Written by Arzhia Habibi.
“The strength of first-class universities in Taiwan depends on the strength of their relationships with leading research organizations and centers. Establishing high-caliber research centers will support Taiwan’s universities in their quest to successfully compete with other international universities and not be left behind”
Taiwan’s Institutional Fervor for World Class
Striving for world class is a central goal within Taiwanese Higher Education (HE). Through orienting themselves toward an ever-increasing number of international students and a push for more English Taught Programs (ETPs), Taiwanese Higher Education Institutions (HEIs), under the supervision of the Ministry of Education (MOE), have been seeking to climb the ranking tables in order to ascend into global imagination. Phrases such as the disease of ranking have surfaced in recent times as notable rankings institutions such as QS as well as the Times Higher Education ranking system have captured the minds of many universities, all of whom are seeking to be seen. Certainly, in the case of the Taiwanese HEIs that aspire for world class, there has been a preference toward seeking institutional partnerships with those universities from powerful nations, in order to not be left behind, as previously espoused by the Deputy Minister of Education.
The Impact of Striving for World Class
The project of achieving world class, which primarily seeks to position at least one Taiwanese university to the ranks of the top 100 leading international institutions of higher education has been provided by the government with a budget of an estimated 1.6 billion dollars. Yet, in the race and desire to climb the global ranks for recognition, a molding of the imagination of Taiwanese HEIs regarding the kinds of professional requirements they ask of their educators has occurred. Indeed, one of such requirements is the establishment of a system that monitors an academics’ publication records in international databases such as the Science Citation Index (SCI), Social Science Citation Index (SSCI) as well as the Engineering Index (EI).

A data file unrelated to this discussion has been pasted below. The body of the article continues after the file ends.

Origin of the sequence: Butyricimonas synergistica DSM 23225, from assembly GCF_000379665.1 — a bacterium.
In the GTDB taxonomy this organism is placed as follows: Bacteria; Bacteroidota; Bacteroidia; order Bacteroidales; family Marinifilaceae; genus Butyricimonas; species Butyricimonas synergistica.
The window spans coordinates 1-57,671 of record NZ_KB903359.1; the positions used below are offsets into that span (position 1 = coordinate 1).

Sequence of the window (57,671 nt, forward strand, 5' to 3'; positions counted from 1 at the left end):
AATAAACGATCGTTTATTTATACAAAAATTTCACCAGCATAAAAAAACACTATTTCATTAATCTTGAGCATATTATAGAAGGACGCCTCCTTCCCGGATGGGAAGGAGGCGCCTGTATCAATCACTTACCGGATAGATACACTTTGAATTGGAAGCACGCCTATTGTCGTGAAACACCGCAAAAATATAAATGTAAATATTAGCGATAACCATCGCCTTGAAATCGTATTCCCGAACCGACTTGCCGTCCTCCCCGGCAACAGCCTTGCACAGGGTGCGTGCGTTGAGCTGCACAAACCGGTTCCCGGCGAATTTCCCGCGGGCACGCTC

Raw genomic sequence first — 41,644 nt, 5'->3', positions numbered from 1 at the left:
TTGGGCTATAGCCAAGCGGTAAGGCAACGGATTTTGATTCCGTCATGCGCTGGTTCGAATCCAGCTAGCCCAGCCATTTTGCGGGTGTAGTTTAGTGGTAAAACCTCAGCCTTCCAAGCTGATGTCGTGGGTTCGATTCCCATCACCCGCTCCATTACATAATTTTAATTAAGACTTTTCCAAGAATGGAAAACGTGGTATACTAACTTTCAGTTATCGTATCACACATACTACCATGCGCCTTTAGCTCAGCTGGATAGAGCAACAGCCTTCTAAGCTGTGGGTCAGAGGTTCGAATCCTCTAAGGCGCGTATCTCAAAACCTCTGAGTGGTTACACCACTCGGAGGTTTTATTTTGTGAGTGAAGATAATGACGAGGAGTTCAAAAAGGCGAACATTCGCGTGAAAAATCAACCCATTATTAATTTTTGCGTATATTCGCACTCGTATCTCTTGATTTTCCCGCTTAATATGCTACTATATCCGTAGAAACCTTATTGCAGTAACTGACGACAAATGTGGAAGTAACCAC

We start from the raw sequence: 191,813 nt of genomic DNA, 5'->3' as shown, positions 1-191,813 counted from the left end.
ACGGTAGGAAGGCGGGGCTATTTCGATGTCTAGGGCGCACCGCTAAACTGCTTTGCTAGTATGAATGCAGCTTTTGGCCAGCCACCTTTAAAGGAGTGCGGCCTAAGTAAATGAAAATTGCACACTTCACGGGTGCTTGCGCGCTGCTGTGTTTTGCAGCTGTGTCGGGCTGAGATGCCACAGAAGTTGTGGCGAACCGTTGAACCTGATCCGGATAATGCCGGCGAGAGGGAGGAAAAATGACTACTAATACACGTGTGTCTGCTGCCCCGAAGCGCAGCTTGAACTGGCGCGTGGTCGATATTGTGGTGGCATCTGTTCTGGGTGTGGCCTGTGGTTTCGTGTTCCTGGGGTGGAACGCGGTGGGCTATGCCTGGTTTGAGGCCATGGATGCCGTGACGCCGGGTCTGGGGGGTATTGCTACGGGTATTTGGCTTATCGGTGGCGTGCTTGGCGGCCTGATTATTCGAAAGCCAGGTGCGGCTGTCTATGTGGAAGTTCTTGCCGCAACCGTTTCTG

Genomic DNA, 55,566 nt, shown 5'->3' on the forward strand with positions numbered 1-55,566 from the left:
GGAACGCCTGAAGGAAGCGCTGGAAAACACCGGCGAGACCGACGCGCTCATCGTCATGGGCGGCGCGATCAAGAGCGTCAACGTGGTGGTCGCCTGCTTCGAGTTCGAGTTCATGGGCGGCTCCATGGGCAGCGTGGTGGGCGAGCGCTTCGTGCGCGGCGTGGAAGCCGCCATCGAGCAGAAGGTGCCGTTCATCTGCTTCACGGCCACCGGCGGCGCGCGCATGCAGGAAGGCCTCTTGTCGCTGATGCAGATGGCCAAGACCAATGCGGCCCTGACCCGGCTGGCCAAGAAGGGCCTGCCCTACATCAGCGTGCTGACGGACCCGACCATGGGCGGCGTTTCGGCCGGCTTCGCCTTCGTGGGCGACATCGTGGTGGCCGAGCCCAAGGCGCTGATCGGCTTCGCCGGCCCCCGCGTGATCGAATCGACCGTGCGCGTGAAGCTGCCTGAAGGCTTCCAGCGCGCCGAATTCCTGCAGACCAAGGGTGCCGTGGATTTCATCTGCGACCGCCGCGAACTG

In further considering the impact that this requirement of publishing in internationally renowned journals has had on the assessment of educators, scholars have noted that the quantity and impact of local and international journal publications has become key in evaluating faculty research performance and sees Taiwanese institutions competing for government funding and resources. Indeed, it has often been the case that universities located in low and middle-income countries and that aspire toward the world class status have sacrificed their roles as instigators for national development and thought leadership within their own societies and regions.
In Taiwan then, it may be stated that there is a general institutional focus primarily occupied with output and productivity, which gives Taiwanese educators little time and energy for engaging in transformative and critical forms of teaching practices.
Is Internationalization Ever Really Value Free?
This aspiration for world class does, of course, operate within the broader landscape of internationalization, a powerful force which is often perceived as the logical, beneficial and right way forward for HEIs around the world. Indeed, for contemporary HE in Taiwan, internationalization continues to have a strong hold over the imagination and perceptions of both institutions and educators. Moreover, for Taiwan, as a self-identified multicultural nation with a complex historical narrative (from Aboriginal communities’ early experiences of colonization by the Dutch and Spanish, to Chinese imperialists, the Japanese Occupation, and more recently the authoritarian rule of the KMT) and nuanced national identity, it may be stated that this nation has rich and fertile ground for the enhancing and perhaps even deconstructing the commonly accepted practices of internationalization.